ADT Annual Deceptive Sales Practices Conference Educates and Raises Awareness
It’s that time of year again when the door-to-door salespeople are out in force trying to spread the word about security services in their area, and once again ADT is spreading the word about fighting fraud and deceptive sales practices, teaming up this time with the Louisiana State Fire Marshal, the Better Business Bureau, TMA and ESA.
On May 18, The Louisiana State Fire Marshal, local victims and leaders of BBB and national industry associations spoke about this issue and offered consumer protection tips during a news conference held at the office of the Louisiana State Marshal, H. Butch Browning in Baton Rouge.
“What we’re trying to do is let people know what legitimate door-to-door sales are,” Browning said. “The ones that are fraudulent, that are illegitimate, we want to stop.”
Also addressing the gathering that was live streamed by the Better Business Bureau and is available at www.bbb.org/livestream were two Louisianans who fell victim to deceptive sales practices and shared their stories.
This marks the fifth year ADT has been involved in an event designed to bring awareness of a problem that has plagued the industry for decades. The first two years ADT had the event in conjunction with ESX, but after determining that ESX was a little too late in the season, ADT decided the event should take place earlier in the selling season to ensure it was top-of-mind at a time it will do the most good.
“We chose Louisiana this year,” said Bob Tucker, public relations director, ADT, “because Chief Browning has a major role here in permitting with the alarm companies and has been very active in this issue in the past.”
In 2017, consumer complaints about home security sales ranked in the top 25 of the 3,500 business categories BBB tracks. “I recall when we first started doing this five years ago,” said Merlin Guilbeau, executive director/CEO, ESA, “we were in the top 10. I think it’s been an educational process and certainly a collective effort amongst the industry, the Better Business Bureau and regulators. Here in Louisiana the industry has a special relationship with fire marshal and the folks that regulate them; it is really a working effort where they collaborate together. It’s a model other states really should consider.”
Carmen Million, president, BBB serving Southwest Louisiana, said, “BBB’s mission is substandard marketplace behavior and to educate consumers about fraud, scams and unsavory business practices.” Million explained that in 2017 more than 700,000 consumers across North America turned to the BBB to look up information about home security companies. “But they also came to us to complain.” Million said the high number of complaints about security companies indicates consumers are not asking enough questions before making this significant purchase for their homes — “but it also tells us there are some bad apples in the industry,” she said.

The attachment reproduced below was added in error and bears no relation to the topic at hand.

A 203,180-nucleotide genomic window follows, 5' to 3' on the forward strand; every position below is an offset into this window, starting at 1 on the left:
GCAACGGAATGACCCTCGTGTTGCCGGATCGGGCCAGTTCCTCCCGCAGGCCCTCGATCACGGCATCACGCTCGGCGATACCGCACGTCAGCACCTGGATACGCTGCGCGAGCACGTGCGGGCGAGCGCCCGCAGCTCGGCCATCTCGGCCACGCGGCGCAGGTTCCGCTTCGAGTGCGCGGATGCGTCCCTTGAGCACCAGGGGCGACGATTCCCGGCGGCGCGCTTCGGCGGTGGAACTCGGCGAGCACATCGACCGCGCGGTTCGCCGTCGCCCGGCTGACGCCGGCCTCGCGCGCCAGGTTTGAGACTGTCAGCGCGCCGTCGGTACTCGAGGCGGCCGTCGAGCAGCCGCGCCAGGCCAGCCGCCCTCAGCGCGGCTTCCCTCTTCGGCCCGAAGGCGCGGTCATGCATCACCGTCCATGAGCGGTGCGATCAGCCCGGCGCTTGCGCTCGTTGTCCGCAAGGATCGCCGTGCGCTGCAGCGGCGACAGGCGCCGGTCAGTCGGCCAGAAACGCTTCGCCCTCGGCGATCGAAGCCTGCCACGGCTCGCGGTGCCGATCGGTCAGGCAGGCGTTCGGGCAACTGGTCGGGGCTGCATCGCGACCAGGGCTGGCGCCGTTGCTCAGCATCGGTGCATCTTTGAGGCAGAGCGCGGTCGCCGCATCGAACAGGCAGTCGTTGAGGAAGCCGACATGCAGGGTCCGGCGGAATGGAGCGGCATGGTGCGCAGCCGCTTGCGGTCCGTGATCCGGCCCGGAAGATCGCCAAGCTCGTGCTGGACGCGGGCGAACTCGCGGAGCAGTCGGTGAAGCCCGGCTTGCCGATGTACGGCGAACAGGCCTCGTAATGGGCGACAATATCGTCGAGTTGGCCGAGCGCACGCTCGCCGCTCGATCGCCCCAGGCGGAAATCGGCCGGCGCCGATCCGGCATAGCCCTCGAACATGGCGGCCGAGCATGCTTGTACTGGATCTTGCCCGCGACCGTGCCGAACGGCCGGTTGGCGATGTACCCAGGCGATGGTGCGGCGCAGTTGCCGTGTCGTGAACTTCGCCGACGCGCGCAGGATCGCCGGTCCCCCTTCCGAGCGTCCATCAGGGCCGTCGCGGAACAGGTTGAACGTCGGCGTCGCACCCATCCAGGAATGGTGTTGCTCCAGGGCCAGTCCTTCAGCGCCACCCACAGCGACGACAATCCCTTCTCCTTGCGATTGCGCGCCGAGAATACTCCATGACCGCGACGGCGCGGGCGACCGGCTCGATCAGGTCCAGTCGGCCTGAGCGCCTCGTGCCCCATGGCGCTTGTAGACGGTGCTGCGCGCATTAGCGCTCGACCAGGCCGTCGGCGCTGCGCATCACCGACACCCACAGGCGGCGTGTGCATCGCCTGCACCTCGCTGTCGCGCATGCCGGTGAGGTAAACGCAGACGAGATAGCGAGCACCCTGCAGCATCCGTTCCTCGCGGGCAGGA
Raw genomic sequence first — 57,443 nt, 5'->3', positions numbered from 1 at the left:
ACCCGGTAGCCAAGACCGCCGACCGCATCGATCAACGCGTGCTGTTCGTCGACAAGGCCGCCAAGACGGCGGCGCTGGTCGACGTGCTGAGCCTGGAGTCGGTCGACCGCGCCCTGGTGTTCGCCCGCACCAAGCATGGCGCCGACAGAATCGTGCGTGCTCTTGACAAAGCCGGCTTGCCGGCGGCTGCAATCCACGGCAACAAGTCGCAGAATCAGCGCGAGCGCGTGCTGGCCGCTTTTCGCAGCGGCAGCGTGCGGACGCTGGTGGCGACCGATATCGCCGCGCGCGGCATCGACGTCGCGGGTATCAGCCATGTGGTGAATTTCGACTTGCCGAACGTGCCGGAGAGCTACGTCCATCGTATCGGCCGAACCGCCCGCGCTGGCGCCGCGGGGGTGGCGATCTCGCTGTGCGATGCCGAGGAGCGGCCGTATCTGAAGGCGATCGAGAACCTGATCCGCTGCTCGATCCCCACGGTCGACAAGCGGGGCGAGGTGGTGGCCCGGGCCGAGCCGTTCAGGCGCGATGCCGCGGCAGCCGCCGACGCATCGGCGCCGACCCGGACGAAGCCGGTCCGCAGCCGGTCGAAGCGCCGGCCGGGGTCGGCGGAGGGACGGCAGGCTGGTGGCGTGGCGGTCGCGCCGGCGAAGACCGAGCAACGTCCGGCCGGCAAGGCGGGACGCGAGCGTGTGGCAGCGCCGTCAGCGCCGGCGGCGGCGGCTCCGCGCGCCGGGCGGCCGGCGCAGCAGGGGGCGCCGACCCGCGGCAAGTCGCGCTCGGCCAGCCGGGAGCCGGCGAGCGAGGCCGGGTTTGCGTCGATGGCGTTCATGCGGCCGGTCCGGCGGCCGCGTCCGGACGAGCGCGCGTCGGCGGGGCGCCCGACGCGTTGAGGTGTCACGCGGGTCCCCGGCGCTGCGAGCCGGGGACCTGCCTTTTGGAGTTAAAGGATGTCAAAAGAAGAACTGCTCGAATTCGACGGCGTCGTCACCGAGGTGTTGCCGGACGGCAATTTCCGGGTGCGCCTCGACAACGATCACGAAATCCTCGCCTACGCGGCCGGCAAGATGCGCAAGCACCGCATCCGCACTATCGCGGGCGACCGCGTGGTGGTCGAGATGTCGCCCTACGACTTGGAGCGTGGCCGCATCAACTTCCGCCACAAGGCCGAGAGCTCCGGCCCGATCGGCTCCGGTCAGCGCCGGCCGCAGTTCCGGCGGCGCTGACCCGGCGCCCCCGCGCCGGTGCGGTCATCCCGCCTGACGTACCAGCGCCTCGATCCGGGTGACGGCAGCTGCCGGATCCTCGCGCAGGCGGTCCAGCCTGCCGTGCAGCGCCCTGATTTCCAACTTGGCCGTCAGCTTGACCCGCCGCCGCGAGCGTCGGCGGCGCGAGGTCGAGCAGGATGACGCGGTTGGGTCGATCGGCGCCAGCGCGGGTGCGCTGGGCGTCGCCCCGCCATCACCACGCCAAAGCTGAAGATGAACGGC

Million said nearly 195 home security companies nationwide have a C-rating or below with the Better Business Bureau. “The good news is,” she said, “that’s only a fraction of the approximately 12,000 security companies in the U.S., and shows that a large majority of security companies manage ethical, trustworthy businesses.”
Jay Hauhn, executive director/CEO of The Monitoring Association, also spoke. “In the life safety industry, credibility is very important,” Hauhn said. “So when that sacred trust that customers place in us is violated, even by a small band of bad actors, we all suffer. So ridding the industry of those who practice such tactics is very important to me, and to my association’s members. We are making progress and our message is getting out.”
Part of the solution, Million said, is to get legitimate companies and consumers to report abuse so that the BBB can resolve the issues and bring awareness to the deceptive practices. “We do see that it is getting better, especially in our area, because of this collective effort. But I think we need to continue this education, not just to consumers, but to businesses, to let them know their rights and responsibilities and what they are required to do.”
Guilbeau agreed, explaining that the security dealer plays a major role in bringing awareness to and ultimately stopping deceptive sales practices in the industry. “I’m beginning to see the e-newsletters security companies are sharing with their customers, and it’s interesting that this time of year they’re starting to warn their customer base that it is the season for selling, and what to expect from their company. They’re doing things to try to help educate their own customer base. That is very effective and it tells the customer that my security company is looking out for me.”
Browning added that the success he is seeing in Louisiana depends on the relationship his office has with the industry, both the individual companies and the state associations that represent them. “One of the successes we had recently is developing a series of public service announcements we produced to educate the public on licensure, what deceptive door-to-door campaigns are, and just consumer protection in general. We also explain how they can report those deceptive practices.”
These public service announcements were paid for by the individual security companies and the organizations in the state; Browning called those public/private partnerships a “win-win.”